6. Sexual Health
Another one of the negative effects of smoking is that it can hurt your sex life and fertility. Men who smoke are at risk for decreased sexual arousal and are at least at double the risk for impotency.
Women are faced with potential infertility. The various chemicals present in cigarette smoke can hurt estrogen production which can in turn harm ovulation, making it harder to get pregnant.
7. Eye Problems
Smoking can harm your eyes in multiple ways. It can irritate your eyes and those of the people around you. But more importantly, it can cause several diseases and issues to your eyes. Smokers have three times the risk of severe Macular Degeneration. Smoking can also lead to the development of cataracts. The effects of smoking on the arteries can lead to damage in the eye, leading to blockage of the veins and damage to the optic nerve leading not only to vision loss but possibly to complete blindness.
8. Respiratory Issues
Many respiratory problems can be caused by smoking as well. As already mentioned, lung cancer is a huge concern for smokers, but there are many others. Emphysema is one of these. Emphysema is caused by damage to the alveoli, the small air sacs located in the lungs. Emphysema makes the air sacs, which are normally grouped together into clusters, into big lumps with holes in between. This hinders the lungs from bringing oxygen to your blood and can cause shortness of breath.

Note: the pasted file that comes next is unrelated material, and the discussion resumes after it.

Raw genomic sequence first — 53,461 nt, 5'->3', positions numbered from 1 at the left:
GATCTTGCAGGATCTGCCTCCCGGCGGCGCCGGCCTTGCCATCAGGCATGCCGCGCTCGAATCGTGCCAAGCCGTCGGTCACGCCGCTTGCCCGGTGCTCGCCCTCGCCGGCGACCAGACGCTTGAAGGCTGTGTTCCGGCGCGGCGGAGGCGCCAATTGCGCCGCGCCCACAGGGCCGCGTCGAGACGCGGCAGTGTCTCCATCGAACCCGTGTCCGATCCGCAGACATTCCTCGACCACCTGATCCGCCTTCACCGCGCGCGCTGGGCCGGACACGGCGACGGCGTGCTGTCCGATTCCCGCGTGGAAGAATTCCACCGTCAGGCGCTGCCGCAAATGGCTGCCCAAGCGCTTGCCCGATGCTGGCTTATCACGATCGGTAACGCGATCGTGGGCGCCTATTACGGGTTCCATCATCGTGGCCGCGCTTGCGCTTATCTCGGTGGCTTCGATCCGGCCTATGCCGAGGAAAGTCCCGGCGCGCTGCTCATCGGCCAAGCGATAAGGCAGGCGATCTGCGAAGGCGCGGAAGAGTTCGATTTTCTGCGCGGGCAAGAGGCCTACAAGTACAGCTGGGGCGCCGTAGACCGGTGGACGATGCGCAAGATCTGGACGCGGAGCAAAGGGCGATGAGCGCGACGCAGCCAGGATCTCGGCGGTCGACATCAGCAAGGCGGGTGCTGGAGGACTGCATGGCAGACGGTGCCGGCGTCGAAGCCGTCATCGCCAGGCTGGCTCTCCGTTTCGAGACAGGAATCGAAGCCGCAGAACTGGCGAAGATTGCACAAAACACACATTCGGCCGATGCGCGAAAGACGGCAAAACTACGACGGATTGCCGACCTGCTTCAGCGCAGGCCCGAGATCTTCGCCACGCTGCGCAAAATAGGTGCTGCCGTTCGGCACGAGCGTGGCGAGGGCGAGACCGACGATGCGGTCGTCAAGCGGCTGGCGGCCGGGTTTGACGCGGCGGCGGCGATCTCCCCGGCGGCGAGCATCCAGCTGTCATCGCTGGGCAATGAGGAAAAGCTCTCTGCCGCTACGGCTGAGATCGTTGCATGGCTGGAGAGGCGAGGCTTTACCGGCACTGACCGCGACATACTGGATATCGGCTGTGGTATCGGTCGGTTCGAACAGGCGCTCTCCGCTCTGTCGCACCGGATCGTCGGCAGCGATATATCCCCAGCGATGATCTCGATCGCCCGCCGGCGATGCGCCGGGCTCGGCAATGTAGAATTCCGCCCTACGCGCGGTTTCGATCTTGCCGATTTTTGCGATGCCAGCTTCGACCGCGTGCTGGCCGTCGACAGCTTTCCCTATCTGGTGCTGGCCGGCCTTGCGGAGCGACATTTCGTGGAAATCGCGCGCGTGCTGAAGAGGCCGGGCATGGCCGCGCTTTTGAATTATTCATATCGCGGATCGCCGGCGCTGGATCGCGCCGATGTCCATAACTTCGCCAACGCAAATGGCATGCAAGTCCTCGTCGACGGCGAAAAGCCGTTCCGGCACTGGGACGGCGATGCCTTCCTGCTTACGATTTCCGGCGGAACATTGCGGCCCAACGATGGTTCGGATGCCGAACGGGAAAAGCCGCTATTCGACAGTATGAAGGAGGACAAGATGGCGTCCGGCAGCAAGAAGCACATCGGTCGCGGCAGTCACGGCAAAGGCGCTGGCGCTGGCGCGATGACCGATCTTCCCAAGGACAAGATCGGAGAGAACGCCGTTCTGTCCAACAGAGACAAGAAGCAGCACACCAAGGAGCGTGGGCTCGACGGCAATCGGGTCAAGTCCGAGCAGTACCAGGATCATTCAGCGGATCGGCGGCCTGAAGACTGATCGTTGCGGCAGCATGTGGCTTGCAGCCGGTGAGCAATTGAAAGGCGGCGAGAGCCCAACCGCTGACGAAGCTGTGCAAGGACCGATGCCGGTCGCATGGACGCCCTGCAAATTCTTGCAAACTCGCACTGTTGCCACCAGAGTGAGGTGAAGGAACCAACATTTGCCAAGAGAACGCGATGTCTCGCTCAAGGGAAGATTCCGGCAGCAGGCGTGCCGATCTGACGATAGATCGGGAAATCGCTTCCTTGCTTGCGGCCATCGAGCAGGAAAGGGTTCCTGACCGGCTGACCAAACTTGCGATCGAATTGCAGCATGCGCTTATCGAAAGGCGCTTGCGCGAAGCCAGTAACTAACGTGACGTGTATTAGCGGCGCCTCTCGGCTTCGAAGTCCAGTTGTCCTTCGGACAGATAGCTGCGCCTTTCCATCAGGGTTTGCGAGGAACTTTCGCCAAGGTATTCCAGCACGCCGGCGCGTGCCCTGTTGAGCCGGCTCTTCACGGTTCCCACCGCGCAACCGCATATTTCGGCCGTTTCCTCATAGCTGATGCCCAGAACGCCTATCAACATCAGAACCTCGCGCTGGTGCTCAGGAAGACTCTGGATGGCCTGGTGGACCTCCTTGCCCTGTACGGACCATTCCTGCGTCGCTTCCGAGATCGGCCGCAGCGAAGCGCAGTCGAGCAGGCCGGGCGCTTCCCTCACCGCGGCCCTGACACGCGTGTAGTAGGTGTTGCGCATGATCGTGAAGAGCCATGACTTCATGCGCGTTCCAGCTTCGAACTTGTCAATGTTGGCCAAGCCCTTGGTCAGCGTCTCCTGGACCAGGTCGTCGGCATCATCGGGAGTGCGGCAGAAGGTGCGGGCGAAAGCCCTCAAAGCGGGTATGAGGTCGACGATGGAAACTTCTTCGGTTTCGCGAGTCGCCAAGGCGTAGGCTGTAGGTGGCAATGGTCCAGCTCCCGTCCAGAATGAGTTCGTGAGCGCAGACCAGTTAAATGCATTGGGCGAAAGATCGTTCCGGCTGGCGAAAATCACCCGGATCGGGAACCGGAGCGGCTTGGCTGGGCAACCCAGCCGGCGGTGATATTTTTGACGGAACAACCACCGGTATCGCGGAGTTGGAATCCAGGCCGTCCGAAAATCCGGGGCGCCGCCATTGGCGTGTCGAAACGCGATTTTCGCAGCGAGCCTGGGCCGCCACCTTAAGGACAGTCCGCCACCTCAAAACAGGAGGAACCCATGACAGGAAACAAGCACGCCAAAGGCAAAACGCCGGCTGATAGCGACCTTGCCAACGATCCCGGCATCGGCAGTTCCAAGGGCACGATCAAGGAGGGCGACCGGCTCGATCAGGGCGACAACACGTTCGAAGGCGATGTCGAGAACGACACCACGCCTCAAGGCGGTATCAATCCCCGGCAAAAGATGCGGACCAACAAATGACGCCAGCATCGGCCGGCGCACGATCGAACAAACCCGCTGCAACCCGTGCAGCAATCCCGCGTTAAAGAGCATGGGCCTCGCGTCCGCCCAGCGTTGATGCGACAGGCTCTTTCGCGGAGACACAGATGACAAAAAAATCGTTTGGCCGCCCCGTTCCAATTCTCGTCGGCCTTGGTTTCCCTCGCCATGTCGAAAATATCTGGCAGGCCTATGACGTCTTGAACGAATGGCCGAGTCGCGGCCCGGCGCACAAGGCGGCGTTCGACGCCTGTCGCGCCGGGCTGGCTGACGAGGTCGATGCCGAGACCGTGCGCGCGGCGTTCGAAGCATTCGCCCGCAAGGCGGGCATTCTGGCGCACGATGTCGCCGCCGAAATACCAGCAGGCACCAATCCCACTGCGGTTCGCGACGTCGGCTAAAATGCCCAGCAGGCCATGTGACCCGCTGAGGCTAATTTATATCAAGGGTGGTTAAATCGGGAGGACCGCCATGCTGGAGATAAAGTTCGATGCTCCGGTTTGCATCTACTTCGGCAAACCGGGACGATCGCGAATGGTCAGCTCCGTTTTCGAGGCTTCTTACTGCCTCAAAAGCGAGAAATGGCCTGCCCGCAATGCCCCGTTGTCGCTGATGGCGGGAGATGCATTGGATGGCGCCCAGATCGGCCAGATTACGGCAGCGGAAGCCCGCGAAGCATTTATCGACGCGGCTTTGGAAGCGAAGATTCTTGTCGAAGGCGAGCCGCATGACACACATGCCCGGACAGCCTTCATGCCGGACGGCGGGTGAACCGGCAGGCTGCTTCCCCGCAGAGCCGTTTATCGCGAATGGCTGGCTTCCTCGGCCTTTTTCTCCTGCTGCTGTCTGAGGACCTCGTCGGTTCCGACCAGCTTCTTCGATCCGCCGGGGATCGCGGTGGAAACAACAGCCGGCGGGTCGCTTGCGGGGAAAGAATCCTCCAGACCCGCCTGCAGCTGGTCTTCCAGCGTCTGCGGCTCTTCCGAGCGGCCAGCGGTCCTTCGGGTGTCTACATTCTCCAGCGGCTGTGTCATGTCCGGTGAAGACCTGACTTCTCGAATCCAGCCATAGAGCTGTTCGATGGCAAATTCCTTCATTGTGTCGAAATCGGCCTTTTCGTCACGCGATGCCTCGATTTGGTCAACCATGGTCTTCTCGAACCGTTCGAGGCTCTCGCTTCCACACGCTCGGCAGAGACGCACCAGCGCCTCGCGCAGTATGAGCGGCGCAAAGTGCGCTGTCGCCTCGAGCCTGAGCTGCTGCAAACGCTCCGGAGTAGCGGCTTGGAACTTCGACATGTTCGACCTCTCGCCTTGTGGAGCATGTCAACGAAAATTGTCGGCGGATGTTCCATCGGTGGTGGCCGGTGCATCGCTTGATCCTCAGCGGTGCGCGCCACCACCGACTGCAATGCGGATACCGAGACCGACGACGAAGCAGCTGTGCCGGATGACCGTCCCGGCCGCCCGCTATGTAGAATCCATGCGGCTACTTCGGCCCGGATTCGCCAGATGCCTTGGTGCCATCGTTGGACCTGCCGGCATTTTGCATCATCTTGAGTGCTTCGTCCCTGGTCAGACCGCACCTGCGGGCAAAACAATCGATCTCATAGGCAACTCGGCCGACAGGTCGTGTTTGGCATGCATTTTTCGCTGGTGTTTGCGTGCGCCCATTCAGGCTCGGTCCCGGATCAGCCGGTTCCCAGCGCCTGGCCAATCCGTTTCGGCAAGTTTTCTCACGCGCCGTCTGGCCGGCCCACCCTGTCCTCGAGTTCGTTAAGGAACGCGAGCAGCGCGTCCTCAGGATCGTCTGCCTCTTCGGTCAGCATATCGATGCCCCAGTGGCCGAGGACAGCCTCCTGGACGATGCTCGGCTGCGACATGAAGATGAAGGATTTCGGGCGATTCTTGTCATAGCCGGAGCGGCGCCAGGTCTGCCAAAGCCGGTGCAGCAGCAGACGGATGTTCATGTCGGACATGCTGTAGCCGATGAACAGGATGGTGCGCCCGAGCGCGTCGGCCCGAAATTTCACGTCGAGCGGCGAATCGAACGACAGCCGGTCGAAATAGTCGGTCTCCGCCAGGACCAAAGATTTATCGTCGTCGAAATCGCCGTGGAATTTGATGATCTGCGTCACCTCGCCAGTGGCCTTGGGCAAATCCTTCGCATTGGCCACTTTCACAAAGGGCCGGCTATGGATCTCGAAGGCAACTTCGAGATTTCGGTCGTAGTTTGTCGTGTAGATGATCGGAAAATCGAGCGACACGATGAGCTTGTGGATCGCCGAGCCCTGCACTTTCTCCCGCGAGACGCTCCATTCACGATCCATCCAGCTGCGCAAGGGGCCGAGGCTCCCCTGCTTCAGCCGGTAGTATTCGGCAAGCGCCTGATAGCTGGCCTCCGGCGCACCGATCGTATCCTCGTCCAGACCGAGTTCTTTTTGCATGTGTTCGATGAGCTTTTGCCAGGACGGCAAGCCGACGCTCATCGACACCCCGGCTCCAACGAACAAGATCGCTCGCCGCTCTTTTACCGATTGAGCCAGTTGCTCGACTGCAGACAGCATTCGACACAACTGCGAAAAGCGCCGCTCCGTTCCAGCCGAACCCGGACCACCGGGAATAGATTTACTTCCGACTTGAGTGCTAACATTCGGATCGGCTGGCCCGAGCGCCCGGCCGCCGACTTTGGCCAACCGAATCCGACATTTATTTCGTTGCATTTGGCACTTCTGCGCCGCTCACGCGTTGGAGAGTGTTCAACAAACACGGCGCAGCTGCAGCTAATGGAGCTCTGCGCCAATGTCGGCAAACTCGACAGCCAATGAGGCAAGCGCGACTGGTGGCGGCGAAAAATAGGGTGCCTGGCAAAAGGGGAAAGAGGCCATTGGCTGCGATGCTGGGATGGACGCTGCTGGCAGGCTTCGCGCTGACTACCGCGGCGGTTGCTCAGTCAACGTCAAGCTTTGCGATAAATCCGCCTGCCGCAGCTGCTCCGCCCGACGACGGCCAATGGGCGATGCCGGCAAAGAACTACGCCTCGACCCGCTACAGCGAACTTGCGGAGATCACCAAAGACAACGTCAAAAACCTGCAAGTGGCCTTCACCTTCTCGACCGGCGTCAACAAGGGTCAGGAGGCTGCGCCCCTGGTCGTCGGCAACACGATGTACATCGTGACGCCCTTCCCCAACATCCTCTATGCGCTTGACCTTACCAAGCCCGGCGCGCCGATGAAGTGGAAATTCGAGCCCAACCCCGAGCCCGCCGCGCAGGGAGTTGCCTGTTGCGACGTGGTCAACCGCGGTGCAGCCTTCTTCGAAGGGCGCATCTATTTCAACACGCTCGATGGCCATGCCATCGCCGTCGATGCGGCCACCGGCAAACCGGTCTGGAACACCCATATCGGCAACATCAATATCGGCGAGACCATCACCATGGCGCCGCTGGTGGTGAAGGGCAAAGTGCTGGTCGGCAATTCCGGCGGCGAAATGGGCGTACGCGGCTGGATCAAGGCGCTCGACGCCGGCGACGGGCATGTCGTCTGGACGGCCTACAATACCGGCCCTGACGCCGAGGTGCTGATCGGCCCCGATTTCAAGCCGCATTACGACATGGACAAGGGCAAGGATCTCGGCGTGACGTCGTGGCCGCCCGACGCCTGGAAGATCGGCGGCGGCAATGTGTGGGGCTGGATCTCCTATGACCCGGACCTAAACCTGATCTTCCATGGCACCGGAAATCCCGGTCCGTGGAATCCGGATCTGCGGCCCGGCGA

Emphysema is grouped with chronic bronchitis and several other respiratory problems into a group called Chronic Obstructive Pulmonary Disease (COPD) which all lead to poor airflow in the lungs and the decay of lung tissue. COPD affects over 12 million people and is the third leading cause of death in the US.
9. Cardiovascular Disease
The top cause of death in smokers is cardiovascular disease which is caused by the gradual hardening and narrowing of the arteries. There are many kinds of cardiovascular disease that can affect you; coronary and cerebral thrombosis are blood clots that can cause heart attacks, strokes, and paralysis. Cardiovascular disease can also manifest as chest pains, abnormal heart rhythm, dizziness, and fainting, among other things.
10. Bone Density
Someone who smokes before age 30 can be prevented from reaching their maximum bone mass due to smoking. Cigarette smoke can interfere with hormones like estrogen which can lead to bone loss in women and exacerbate the bone loss that normally occurs during menopause.
Nicotine can also kill the cells in the body that make bones and combined with the damage caused to blood vessels, smokers can be subject to multiple fractures which won’t heal as well as those in a nonsmoker. These bone density problems can also lead to problems later in life via an increased risk for Osteoporosis which in turn can lead to fractures and broken bones as you age.
What is the greatest health risk of smoking?
Simply put – Death. Although these are just ten of the biggest problems a smoker can face, there are countless others out there. For the sake of your health and the health of those around you, quitting smoking is the best choice. Quitting can decrease your risk of so many the potential risks and could lead to you living a longer, healthier, and happier life!